Working Paper No. 794

The Labor Market Returns to Cognitive and Noncognitive Ability: Evidence from the Swedish Enlistment

Published: March 26, 2009, revised January 2010Pages: 58Keywords: Personality; Noncognitive ability; Cognitive ability; Intelligence; Human capitalJEL-codes: J21; J24; J31

The Labor Market Returns to Cognitive and Noncognitive Ability: Evidence from the Swedish Enlistment Erik Lindqvist and Roine Vestman


We use data from the military enlistment for a large representative sample of Swedish men to assess the importance of cognitive and noncognitive ability for labor market outcomes. The measure of noncognitive ability is based on a personal interview conducted by a psychologist. Unlike survey-based measures of noncognitive ability, this measure is a substantially stronger predictor of labor market outcomes than cognitive ability. In particular, we find strong evidence that men who fare badly in the labor market ‒ in the sense of long-term unemployment or low annual earnings ‒ lack noncognitive but not cognitive ability. We point to a technological explanation for this result. Noncognitive ability is an important determinant of productivity irrespective of occupation or ability level, though it seems to be of particular importance for workers in a managerial position. In contrast, cognitive ability is valuable only for men in qualified occupations. As a result, noncognitive ability is more important for men at the verge of being priced out of the labor market.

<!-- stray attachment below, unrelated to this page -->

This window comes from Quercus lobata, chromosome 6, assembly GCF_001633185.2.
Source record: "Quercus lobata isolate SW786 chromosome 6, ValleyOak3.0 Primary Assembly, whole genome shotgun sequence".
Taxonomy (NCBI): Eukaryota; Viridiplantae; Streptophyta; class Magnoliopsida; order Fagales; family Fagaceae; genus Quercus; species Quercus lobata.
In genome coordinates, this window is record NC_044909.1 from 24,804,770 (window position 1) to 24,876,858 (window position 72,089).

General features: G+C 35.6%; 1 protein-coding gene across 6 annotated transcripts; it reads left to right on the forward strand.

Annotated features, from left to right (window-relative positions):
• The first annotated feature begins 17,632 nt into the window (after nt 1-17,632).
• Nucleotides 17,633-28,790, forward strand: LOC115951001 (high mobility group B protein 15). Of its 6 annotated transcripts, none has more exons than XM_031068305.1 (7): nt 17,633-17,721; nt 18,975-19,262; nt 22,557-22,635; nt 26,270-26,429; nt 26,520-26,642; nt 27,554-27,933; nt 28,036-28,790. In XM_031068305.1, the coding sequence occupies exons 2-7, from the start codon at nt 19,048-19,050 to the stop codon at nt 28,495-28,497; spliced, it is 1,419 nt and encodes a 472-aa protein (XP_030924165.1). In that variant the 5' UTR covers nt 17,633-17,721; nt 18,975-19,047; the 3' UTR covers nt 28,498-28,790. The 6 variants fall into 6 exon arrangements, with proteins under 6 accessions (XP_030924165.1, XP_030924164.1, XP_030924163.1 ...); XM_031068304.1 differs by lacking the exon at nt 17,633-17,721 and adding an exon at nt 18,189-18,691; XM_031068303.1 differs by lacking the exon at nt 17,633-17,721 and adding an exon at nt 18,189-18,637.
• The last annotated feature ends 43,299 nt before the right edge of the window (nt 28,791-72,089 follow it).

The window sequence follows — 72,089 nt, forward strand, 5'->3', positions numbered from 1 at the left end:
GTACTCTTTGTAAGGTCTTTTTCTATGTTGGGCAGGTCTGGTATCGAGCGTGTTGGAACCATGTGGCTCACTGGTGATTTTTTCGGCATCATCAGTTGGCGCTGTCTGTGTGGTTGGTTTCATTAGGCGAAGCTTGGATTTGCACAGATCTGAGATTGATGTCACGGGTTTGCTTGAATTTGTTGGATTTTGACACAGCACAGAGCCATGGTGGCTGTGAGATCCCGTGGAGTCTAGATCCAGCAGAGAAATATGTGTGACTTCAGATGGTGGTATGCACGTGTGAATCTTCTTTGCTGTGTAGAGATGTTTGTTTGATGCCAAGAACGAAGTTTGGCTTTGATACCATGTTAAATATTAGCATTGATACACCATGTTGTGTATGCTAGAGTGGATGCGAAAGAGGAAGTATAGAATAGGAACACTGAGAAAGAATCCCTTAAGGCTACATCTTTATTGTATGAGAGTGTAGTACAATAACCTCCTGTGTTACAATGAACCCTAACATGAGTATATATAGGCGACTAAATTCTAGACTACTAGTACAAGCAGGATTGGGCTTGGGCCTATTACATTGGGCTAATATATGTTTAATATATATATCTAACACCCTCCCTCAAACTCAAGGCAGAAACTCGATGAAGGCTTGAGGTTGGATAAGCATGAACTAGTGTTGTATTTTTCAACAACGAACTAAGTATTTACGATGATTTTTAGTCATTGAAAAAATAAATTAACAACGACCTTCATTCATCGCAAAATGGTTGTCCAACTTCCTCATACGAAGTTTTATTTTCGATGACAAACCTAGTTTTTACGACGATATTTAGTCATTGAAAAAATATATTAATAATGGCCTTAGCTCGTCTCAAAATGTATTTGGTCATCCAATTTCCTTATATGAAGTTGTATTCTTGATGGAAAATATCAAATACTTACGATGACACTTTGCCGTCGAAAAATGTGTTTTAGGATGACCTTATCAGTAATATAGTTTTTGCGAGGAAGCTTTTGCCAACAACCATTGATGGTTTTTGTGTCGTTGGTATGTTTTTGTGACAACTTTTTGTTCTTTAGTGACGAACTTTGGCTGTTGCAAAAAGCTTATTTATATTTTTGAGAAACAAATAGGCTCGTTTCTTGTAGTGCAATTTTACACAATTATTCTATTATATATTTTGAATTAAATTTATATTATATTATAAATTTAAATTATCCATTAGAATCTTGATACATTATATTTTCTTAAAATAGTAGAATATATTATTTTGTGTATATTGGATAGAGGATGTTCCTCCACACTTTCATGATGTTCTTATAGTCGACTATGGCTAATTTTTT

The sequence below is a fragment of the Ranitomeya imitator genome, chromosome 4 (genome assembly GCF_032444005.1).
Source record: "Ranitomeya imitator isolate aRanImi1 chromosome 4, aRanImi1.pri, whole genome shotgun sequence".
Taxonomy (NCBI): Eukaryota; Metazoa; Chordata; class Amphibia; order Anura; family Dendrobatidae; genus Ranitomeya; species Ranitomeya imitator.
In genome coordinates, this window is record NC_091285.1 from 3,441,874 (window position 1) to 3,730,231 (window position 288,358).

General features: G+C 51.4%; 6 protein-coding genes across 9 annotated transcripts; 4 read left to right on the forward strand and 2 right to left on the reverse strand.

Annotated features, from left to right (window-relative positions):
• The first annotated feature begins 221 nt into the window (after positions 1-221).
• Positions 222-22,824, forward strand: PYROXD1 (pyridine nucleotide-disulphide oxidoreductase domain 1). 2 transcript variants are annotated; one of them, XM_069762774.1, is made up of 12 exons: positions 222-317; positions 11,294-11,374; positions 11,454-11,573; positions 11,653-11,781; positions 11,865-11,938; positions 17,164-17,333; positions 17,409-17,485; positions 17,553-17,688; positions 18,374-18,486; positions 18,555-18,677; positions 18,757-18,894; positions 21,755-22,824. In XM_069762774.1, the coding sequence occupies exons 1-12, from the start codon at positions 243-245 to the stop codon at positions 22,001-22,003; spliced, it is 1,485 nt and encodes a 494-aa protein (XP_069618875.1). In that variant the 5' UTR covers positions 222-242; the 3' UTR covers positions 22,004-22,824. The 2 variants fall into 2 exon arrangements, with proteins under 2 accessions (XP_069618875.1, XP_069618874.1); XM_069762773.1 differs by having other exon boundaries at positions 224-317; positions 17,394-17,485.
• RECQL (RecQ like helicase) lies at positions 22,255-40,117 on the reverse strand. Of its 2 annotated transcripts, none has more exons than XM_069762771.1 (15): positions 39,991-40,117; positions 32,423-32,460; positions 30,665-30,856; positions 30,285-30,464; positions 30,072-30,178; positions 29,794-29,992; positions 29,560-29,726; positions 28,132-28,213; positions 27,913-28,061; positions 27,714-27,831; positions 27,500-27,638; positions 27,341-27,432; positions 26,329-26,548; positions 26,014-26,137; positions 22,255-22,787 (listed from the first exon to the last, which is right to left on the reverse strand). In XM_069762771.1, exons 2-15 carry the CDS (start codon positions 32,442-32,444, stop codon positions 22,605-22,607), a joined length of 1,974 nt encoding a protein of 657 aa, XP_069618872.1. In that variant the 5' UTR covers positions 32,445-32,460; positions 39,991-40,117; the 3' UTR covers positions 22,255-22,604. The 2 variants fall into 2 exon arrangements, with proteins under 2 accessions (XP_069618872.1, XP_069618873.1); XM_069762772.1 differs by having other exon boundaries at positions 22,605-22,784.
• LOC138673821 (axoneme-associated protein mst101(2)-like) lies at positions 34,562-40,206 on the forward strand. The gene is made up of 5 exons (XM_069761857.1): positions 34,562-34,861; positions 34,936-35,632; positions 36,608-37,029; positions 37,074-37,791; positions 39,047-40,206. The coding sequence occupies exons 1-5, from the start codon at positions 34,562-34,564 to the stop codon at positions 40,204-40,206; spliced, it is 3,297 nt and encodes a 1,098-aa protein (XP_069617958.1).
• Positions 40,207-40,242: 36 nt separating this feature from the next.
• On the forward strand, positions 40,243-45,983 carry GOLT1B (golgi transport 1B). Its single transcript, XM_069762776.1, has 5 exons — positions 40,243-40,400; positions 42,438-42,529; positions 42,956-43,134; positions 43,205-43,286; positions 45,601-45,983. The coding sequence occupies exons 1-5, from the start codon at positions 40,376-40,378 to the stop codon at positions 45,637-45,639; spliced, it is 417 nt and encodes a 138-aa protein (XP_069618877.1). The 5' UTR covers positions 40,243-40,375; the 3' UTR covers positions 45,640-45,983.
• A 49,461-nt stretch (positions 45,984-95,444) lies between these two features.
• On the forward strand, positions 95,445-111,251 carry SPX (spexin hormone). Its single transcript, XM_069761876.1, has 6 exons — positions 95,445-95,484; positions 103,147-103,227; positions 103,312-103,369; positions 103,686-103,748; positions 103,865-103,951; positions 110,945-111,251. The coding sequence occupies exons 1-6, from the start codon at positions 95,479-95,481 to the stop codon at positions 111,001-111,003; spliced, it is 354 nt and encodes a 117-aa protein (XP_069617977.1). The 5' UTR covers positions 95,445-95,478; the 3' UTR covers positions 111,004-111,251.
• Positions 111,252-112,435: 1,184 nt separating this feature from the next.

Erik Lindqvist

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